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Properties of Algebra


Date: 5/8/96 at 19:2:31
From: Justin March
Subject: Properties of Algebra

What are the properties used for algebra? 
What about the "distributive property"?


Date: 10/16/96 at 19:16:47
From: Doctor Lani
Subject: Re: Properties of Algebra

Dear Justin,

When we're working with real numbers (integers, fractions, 
decimals, roots, and numbers like Pi), we like to say that 
certain things will always be true.

When we find these things, we give them the name "property."  The 
example you give, the distributive property, is something that 
works for *any* set of real numbers.  Because of this, properties 
are often stated with variables, which say that you can put any 
number in and that  I'll use a, b, and c in this answer.

Now, for some examples:

Some properties true for multiplication and addition:
  
 THE COMMUTATIVE PROPERTY: a + b = b + a
                           a * b = b * a
 Basically, this says that you can switch the numbers that you 
are adding or multiplying and your answer stays the same: 
2 + 3 = 3 + 2; 57 * 22.3 = 22.3 *57


 THE ASSOCIATIVE PROPERTY: (a + b) + c = a + (b + c)
                           (a * b) * c = a * (b * c)
 Since parentheses mean "do this first," this property just tells 
you that you can add or multiply in any order without changing 
your answer: (2 + 3) + 6          2 + (3 + 6)
              \  /                     \  /
              = 5    + 6        = 2 +   9    
              = 11              = 11

Sometimes students mix up these names.  I just think of the 
words: "commute" means going from one place to another and 
"associate" means hanging out with. Numbers commute when they 
switch places and they associate in parentheses.  

Also, students sometimes think that properties are silly or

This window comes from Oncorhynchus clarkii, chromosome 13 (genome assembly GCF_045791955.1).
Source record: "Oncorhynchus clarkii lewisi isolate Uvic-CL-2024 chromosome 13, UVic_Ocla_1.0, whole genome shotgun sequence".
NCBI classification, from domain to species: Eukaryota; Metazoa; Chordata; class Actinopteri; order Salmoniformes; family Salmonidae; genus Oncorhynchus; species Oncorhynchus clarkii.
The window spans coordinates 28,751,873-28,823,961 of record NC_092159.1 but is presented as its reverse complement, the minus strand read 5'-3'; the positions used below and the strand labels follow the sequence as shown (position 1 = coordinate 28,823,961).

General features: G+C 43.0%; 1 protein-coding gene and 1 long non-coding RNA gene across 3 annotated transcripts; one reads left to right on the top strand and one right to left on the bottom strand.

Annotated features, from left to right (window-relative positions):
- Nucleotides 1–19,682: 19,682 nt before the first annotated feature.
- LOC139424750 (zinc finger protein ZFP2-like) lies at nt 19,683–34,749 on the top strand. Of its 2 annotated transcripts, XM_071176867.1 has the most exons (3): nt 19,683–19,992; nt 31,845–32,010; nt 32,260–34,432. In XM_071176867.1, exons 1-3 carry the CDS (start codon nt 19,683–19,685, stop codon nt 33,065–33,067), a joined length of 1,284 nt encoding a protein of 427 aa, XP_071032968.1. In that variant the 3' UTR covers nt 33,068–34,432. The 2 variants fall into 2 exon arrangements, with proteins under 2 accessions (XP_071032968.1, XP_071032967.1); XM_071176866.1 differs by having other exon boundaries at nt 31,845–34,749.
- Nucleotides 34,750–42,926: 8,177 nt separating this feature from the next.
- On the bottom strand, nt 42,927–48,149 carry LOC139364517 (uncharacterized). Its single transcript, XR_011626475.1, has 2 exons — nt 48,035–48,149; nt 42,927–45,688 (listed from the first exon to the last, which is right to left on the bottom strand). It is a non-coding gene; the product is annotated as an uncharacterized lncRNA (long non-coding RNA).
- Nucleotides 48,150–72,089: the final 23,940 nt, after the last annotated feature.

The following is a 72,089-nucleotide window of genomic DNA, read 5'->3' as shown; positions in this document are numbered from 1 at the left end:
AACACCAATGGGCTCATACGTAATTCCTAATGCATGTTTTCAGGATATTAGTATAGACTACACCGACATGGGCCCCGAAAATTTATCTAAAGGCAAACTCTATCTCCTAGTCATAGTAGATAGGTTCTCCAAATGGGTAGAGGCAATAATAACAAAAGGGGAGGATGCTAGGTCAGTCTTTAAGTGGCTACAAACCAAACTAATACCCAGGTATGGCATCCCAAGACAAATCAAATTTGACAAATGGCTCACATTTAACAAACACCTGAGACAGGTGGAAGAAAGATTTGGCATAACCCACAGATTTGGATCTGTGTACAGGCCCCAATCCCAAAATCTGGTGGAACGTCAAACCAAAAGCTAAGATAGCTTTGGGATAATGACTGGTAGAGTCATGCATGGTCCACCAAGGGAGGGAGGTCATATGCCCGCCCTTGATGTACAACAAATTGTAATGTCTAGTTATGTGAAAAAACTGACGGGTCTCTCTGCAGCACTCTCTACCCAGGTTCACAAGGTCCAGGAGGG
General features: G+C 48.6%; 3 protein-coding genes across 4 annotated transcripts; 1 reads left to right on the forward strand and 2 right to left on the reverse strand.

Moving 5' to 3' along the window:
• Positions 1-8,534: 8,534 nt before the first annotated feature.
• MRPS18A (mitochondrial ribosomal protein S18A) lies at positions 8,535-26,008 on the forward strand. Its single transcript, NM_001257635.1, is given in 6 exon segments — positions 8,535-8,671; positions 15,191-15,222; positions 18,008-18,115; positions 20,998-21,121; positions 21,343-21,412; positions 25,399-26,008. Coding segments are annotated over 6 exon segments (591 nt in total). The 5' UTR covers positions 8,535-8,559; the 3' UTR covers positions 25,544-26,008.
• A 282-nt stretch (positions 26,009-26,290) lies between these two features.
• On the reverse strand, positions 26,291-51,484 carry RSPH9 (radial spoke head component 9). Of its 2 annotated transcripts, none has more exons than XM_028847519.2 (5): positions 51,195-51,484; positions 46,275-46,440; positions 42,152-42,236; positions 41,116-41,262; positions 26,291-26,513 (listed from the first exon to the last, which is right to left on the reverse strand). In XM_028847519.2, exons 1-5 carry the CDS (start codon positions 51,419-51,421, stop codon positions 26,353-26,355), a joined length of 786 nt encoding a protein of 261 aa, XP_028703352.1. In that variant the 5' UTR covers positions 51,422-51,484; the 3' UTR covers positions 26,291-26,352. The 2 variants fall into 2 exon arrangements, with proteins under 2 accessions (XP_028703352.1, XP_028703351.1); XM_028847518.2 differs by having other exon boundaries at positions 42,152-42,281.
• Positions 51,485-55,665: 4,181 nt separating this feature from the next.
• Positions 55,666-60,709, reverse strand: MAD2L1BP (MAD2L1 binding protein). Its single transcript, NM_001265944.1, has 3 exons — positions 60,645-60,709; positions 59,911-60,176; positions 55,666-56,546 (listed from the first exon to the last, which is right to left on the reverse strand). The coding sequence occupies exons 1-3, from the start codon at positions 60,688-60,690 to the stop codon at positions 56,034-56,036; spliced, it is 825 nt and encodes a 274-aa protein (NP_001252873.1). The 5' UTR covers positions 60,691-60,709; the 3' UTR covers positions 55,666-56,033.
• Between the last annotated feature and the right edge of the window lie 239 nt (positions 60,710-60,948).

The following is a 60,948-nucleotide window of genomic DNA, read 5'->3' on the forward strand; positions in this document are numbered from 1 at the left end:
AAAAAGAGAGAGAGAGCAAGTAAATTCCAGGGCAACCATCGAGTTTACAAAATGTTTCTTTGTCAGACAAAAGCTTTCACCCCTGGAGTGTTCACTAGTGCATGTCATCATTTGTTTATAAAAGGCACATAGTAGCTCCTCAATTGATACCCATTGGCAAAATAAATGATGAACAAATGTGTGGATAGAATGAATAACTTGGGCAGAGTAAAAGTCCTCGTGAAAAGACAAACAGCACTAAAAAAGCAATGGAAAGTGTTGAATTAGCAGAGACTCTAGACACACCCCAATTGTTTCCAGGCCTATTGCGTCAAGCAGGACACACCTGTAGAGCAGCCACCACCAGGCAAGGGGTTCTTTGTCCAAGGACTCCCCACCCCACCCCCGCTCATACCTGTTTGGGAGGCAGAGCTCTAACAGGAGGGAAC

obvious.  Well, test these properties with subtraction and 
division!

Now, finally, I'll explain distribution.  The official name is:

DISTRIBUTION OF MULTIPLICATION OVER ADDITION:

a * (b + c) = a*b + a*c

This one is best explained by a couple of examples.

(1) Have you ever had to multiply something like 4 * 52 in your 
head? If so, you might have used the distributive property!  
Like this:

4 * 52 = 4 * (50 + 2) = 4 * 50  +  4 * 2 = 200 + 8 = 208

It's easier to multiply 4 by 50 and 4 by 2 and then just add the 
answers.  If you know that trick, you know the distributive 
property!

(2) Why does it work?  Well, let's look at another example:

     (a)  3 *(2 + 5) = (2 + 5) + (2 + 5) + (2 + 5)
This is true because multiplying by 3 means adding the number three 
times.
   
     (b)  (2 + 5) + (2 + 5) + (2 + 5) = 2 + 5 + 2 + 5 + 2 + 5
This works because the associative property tells me it doesn't 
matter which order I add in, so I don't need the parentheses.

     (c)  2 + 5 + 2 + 5 + 2 + 5 = 2 + 2 + 2 + 5 + 5 + 5
This is true because the commutative property tells me I can move 
stuff around without changing the answer.

     (d)  2 + 2 + 2 + 5 + 5 + 5 = 3*2 + 3*5
This is true because adding a number three times is the same as 
multiplying by 3.

If you look at the first line of (a) and the last line of (d) 
you'll see that 3*(2 + 5) = 3*2 + 3*5.  This is called a proof.  
It should convince you that the distributive property works!

There are a lot more properties (identity, reflexive, 
distribution of multiplication over subtraction...).  You can 
find a good list in any algebra book.

Good luck!

-Dr. Lani  The Math Forum
 Check out our web site  http://mathforum.org/dr.math/   
    
Associated Topics:
Middle School Algebra

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